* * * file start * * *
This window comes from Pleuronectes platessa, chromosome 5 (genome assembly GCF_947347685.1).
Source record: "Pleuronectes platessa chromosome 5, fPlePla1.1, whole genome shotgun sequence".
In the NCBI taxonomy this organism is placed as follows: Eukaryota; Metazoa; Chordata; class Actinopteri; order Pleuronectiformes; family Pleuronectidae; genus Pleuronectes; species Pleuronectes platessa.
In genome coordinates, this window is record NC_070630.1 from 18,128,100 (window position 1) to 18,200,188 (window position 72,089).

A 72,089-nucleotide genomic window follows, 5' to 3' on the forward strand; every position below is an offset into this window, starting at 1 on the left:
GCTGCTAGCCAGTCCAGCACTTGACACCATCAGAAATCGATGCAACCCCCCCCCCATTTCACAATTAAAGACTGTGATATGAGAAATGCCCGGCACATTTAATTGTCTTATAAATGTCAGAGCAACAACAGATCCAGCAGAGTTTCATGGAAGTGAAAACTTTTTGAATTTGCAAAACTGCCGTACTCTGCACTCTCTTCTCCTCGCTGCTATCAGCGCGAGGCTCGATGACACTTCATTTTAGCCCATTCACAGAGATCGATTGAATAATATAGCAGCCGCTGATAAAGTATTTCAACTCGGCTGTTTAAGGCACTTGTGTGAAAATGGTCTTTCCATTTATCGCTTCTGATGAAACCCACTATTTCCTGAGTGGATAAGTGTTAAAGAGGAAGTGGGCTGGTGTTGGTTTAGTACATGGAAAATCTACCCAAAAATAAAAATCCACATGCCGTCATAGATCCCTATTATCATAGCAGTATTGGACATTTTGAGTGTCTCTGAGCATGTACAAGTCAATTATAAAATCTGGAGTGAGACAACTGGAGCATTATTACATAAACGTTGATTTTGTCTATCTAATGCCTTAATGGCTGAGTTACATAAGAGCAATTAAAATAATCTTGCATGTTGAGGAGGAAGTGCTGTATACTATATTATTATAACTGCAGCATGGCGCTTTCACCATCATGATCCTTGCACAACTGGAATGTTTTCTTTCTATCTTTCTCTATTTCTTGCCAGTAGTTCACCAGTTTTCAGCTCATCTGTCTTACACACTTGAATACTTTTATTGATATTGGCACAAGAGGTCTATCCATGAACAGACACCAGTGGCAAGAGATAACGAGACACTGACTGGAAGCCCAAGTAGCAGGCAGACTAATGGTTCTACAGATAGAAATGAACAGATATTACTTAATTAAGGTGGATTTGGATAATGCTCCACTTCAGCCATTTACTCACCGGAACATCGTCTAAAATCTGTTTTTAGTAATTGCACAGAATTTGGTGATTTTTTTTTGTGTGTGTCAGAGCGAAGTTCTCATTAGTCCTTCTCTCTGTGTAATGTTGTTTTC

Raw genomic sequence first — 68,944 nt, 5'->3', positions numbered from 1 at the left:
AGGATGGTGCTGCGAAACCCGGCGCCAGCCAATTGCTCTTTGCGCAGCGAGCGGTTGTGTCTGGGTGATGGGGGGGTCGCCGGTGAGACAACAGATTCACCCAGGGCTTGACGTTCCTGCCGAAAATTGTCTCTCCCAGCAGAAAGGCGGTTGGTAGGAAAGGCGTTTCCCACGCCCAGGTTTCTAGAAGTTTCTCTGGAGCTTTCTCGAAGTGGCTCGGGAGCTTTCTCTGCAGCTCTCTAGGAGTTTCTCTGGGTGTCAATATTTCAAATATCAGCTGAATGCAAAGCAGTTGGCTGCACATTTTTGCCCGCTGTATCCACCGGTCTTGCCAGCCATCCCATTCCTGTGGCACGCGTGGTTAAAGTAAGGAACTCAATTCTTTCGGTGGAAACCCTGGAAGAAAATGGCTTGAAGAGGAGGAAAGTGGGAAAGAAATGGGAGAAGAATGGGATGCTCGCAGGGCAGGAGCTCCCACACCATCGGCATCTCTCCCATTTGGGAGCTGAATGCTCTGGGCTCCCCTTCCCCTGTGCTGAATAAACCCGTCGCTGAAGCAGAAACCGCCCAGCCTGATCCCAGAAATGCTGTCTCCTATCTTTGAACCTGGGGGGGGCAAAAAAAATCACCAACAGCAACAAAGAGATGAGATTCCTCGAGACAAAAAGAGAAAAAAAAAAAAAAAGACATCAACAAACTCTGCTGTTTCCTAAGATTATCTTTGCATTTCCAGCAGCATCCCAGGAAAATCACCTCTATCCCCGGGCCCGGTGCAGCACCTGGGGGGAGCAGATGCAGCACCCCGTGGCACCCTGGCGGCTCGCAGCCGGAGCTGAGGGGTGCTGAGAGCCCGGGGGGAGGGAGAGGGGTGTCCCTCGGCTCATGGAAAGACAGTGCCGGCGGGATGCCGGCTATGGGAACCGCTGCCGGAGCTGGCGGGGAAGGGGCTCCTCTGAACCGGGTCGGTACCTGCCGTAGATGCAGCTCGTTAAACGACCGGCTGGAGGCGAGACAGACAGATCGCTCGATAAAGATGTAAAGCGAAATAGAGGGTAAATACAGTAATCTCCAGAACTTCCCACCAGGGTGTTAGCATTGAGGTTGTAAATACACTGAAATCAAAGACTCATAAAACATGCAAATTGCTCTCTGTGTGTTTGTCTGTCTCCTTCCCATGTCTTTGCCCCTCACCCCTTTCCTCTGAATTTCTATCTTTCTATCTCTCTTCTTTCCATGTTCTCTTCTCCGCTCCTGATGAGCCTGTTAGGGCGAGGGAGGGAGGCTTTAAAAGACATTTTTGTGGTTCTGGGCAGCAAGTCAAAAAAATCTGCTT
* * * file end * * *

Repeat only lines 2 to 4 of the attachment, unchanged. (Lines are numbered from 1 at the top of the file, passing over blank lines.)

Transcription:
Source record: "Pleuronectes platessa chromosome 5, fPlePla1.1, whole genome shotgun sequence".
In the NCBI taxonomy this organism is placed as follows: Eukaryota; Metazoa; Chordata; class Actinopteri; order Pleuronectiformes; family Pleuronectidae; genus Pleuronectes; species Pleuronectes platessa.
In genome coordinates, this window is record NC_070630.1 from 18,128,100 (window position 1) to 18,200,188 (window position 72,089).